Learning while dancing is definitely one way to get through to youth, and the Hetrick-Martin Institute has utilized that technique to the fullest.
Voguing balls, a dance-filled educational process, is one of the many ways that HMI, the oldest and largest organization dedicated to helping gay, lesbian, transgender and questioning youth to reach their fullest potential, works with youth.
The Institute began in 1979 when Dr. Emery Hetrick, a psychiatrist, and Dr. Damien Martin, a professor at New York University, who were life partners, gathered a group of concerned adults together after learning about a homeless 15-year-old boy who had been beaten and thrown out of his emergency shelter because he was gay.
The adults formed the Institute for the Protection of Lesbian and Gay Youth to assist this group of young people; in 1988, the organization was renamed the Hetrick-Martin Institute. To date, more than 2,000 youth per year participate in the HMI's programs, and the Institute is home to the Harvey Milk High School.
"HMI is the nation's oldest and largest LGBTQ youth organization," CEO Thomas Krever said in an interview with Playbill.com. "The Q stands for questioning, and it's the realization that sexual orientation and gender identity is challenging enough for adults to figure out who they are. How do we expect 14 or 15 year olds to do that? We offer a safe space where young people cannot just come and be, but grow and thrive and become real, contributing citizens."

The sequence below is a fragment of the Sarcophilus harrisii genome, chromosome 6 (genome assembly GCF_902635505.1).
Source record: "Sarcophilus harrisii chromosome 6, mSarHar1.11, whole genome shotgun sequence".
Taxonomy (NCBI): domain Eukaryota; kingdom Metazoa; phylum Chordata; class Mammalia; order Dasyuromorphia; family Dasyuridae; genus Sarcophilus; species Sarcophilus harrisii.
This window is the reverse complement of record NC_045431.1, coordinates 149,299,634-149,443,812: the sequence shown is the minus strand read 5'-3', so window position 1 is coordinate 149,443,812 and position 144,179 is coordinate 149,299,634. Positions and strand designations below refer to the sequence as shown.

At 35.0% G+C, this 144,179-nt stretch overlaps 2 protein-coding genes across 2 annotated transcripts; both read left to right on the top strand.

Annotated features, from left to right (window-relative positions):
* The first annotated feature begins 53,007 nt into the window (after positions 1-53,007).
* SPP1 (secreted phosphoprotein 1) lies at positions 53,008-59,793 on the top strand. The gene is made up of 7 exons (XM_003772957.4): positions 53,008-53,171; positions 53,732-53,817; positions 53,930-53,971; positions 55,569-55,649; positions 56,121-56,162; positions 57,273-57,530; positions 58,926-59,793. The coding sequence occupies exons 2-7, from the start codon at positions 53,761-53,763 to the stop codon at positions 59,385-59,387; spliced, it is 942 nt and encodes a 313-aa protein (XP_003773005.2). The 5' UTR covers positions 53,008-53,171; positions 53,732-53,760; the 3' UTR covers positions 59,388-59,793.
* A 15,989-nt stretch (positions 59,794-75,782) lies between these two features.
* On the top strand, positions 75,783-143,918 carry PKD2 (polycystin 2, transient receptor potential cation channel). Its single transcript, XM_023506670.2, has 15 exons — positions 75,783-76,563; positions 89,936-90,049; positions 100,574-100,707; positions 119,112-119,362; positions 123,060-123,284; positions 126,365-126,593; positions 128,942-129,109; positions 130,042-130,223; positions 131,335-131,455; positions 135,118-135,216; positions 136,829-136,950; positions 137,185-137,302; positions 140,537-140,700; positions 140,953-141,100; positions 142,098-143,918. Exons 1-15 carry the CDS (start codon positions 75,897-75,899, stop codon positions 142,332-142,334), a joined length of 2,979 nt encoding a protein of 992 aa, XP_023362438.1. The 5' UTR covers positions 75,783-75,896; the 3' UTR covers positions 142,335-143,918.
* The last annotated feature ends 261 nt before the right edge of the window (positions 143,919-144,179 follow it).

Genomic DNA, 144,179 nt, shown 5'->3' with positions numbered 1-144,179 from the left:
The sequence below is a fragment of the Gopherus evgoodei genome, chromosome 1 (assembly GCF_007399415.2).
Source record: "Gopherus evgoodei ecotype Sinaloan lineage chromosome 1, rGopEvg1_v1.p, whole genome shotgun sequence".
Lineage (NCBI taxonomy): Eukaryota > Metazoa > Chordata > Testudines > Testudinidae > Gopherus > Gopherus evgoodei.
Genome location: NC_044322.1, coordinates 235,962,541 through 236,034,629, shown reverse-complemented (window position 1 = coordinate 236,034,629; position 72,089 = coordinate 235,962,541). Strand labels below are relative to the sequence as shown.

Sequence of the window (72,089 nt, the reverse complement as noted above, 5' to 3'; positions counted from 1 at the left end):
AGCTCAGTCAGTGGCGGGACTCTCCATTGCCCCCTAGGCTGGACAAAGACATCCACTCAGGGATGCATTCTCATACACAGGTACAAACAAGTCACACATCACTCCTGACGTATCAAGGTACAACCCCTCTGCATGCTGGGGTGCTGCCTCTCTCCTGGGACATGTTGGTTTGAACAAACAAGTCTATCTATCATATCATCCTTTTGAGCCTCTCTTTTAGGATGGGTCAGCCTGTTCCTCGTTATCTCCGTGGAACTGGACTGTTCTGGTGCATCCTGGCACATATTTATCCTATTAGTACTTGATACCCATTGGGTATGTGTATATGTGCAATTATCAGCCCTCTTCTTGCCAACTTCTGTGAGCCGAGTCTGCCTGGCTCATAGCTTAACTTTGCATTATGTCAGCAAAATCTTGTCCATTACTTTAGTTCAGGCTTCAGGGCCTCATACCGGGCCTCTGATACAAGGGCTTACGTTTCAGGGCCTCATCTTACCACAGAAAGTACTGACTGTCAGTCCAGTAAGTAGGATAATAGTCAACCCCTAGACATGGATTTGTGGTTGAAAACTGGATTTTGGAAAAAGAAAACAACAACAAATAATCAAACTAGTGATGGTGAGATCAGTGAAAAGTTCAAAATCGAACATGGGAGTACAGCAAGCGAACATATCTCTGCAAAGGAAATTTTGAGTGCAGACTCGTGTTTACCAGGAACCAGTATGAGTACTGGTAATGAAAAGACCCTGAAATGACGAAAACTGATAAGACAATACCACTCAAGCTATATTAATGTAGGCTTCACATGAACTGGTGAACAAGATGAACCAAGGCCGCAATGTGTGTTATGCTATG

The institute is currently collaborating in a charitable partnership with the Broadway production of Hedwig and the Angry Inch. John Cameron Mitchell's groundbreaking musical about an East German transgender singer fronting a fictional rock-n-roll band, starring Tony nominee Neil Patrick Harris, is donating a portion of the price from each ticket to HMI. The partnership also utilizes the resources of the production, including representatives from the show meeting with young people in an educational and mentoring capacity, and additional fundraising support.
"We've had a long history with Hedwig and have been beneficiary to its incredible charitable giving and work," Krever said. "For a nonprofit, where you're struggling to get the word out about the mission you're trying to fulfill and the young people that you're trying to serve, this was a godsend. To be included more than a decade later in this new epic performance has just been, once again, another godsend for us to really get the message out there."
Hedwig and the Angry Inch and Hetrick-Martin Institute began their relationship in 2003 with the tribute album "Wig In A Box: Songs From and Inspired by Hedwig and the Angry Inch," which benefited Hetrick-Martin. It was followed by 2006's "Follow My Voice," a documentary film on the HMI School and the making of the "Wig in a Box" album.
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